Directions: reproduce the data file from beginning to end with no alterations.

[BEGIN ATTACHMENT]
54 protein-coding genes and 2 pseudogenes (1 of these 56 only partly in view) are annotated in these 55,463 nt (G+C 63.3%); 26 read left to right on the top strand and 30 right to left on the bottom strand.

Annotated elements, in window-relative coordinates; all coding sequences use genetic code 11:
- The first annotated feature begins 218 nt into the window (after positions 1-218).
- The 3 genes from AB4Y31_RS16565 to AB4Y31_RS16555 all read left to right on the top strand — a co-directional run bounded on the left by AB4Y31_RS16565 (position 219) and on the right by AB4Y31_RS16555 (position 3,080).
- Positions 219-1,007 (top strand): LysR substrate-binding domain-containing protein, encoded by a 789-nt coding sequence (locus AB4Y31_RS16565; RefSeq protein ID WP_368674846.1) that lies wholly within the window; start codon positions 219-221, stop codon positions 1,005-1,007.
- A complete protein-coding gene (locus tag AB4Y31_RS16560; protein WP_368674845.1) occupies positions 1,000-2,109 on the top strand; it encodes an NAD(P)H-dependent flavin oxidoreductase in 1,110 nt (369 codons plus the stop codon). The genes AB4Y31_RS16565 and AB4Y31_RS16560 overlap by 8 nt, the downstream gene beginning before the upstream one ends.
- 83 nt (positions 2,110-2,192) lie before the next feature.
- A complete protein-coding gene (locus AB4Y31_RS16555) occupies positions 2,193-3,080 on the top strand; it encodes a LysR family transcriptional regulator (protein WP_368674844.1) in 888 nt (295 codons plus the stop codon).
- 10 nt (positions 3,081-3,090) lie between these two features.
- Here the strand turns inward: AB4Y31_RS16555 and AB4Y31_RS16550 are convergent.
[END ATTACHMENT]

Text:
54 protein-coding genes and 2 pseudogenes (1 of these 56 only partly in view) are annotated in these 55,463 nt (G+C 63.3%); 26 read left to right on the top strand and 30 right to left on the bottom strand.

Annotated elements, in window-relative coordinates; all coding sequences use genetic code 11:
- The first annotated feature begins 218 nt into the window (after positions 1-218).
- The 3 genes from AB4Y31_RS16565 to AB4Y31_RS16555 all read left to right on the top strand — a co-directional run bounded on the left by AB4Y31_RS16565 (position 219) and on the right by AB4Y31_RS16555 (position 3,080).
- Positions 219-1,007 (top strand): LysR substrate-binding domain-containing protein, encoded by a 789-nt coding sequence (locus AB4Y31_RS16565; RefSeq protein ID WP_368674846.1) that lies wholly within the window; start codon positions 219-221, stop codon positions 1,005-1,007.
- A complete protein-coding gene (locus tag AB4Y31_RS16560; protein WP_368674845.1) occupies positions 1,000-2,109 on the top strand; it encodes an NAD(P)H-dependent flavin oxidoreductase in 1,110 nt (369 codons plus the stop codon). The genes AB4Y31_RS16565 and AB4Y31_RS16560 overlap by 8 nt, the downstream gene beginning before the upstream one ends.
- 83 nt (positions 2,110-2,192) lie before the next feature.
- A complete protein-coding gene (locus AB4Y31_RS16555) occupies positions 2,193-3,080 on the top strand; it encodes a LysR family transcriptional regulator (protein WP_368674844.1) in 888 nt (295 codons plus the stop codon).
- 10 nt (positions 3,081-3,090) lie between these two features.
- Here the strand turns inward: AB4Y31_RS16555 and AB4Y31_RS16550 are convergent.